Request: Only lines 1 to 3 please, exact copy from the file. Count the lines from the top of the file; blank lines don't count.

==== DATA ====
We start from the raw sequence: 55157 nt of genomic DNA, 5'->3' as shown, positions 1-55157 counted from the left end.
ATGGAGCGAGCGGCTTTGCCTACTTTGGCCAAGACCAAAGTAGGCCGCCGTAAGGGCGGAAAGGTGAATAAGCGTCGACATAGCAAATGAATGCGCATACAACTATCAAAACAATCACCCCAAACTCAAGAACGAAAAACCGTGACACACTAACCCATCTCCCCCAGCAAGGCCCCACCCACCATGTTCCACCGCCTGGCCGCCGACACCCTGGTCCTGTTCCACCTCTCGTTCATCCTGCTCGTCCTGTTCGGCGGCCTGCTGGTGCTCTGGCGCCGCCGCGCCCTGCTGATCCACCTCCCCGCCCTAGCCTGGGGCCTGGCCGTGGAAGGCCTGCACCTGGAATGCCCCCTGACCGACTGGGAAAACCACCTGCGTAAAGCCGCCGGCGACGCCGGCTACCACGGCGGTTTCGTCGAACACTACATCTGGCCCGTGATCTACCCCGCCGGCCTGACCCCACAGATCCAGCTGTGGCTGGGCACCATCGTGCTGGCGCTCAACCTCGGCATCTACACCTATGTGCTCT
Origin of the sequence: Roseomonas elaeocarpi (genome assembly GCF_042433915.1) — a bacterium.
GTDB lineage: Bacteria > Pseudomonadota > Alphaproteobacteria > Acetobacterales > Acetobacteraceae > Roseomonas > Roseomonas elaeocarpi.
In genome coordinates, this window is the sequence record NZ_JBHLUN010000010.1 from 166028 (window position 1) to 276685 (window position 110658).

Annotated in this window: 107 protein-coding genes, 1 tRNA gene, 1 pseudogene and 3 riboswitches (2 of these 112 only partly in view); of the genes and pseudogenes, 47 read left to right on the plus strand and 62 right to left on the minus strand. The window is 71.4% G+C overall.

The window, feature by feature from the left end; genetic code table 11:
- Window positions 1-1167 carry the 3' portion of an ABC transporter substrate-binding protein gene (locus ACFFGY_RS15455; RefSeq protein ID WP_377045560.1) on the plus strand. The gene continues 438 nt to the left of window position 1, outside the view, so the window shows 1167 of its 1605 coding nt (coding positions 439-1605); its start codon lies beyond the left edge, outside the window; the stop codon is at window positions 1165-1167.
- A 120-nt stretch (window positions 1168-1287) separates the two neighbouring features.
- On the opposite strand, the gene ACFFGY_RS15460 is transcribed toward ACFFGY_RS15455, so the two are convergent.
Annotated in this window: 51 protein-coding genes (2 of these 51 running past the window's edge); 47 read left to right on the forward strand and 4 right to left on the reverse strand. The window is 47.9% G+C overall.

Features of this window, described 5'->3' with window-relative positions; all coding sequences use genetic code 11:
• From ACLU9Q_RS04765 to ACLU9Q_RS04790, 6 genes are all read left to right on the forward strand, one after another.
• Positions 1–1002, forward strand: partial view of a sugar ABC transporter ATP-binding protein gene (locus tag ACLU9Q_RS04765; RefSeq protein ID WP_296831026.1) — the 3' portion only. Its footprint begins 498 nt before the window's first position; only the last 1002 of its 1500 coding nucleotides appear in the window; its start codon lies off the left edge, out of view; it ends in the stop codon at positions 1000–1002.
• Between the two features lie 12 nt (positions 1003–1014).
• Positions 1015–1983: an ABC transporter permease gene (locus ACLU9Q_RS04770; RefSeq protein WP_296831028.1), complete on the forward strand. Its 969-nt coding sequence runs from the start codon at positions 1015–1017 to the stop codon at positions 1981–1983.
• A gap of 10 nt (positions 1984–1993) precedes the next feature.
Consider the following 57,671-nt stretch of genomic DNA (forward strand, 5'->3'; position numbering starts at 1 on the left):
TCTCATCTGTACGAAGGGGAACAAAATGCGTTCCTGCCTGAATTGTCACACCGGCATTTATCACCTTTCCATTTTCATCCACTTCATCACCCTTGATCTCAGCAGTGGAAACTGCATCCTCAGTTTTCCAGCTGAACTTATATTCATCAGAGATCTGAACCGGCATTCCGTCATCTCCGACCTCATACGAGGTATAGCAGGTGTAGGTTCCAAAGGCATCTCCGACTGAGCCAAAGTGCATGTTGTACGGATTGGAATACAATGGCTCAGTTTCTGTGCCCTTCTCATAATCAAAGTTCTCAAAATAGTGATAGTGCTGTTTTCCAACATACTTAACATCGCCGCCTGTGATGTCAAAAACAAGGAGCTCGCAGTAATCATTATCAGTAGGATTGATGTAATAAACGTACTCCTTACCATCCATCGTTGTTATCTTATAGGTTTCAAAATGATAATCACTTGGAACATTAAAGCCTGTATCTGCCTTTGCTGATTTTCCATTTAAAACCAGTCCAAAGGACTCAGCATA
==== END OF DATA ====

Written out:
We start from the raw sequence: 55157 nt of genomic DNA, 5'->3' as shown, positions 1-55157 counted from the left end.
ATGGAGCGAGCGGCTTTGCCTACTTTGGCCAAGACCAAAGTAGGCCGCCGTAAGGGCGGAAAGGTGAATAAGCGTCGACATAGCAAATGAATGCGCATACAACTATCAAAACAATCACCCCAAACTCAAGAACGAAAAACCGTGACACACTAACCCATCTCCCCCAGCAAGGCCCCACCCACCATGTTCCACCGCCTGGCCGCCGACACCCTGGTCCTGTTCCACCTCTCGTTCATCCTGCTCGTCCTGTTCGGCGGCCTGCTGGTGCTCTGGCGCCGCCGCGCCCTGCTGATCCACCTCCCCGCCCTAGCCTGGGGCCTGGCCGTGGAAGGCCTGCACCTGGAATGCCCCCTGACCGACTGGGAAAACCACCTGCGTAAAGCCGCCGGCGACGCCGGCTACCACGGCGGTTTCGTCGAACACTACATCTGGCCCGTGATCTACCCCGCCGGCCTGACCCCACAGATCCAGCTGTGGCTGGGCACCATCGTGCTGGCGCTCAACCTCGGCATCTACACCTATGTGCTCT
Origin of the sequence: Roseomonas elaeocarpi (genome assembly GCF_042433915.1) — a bacterium.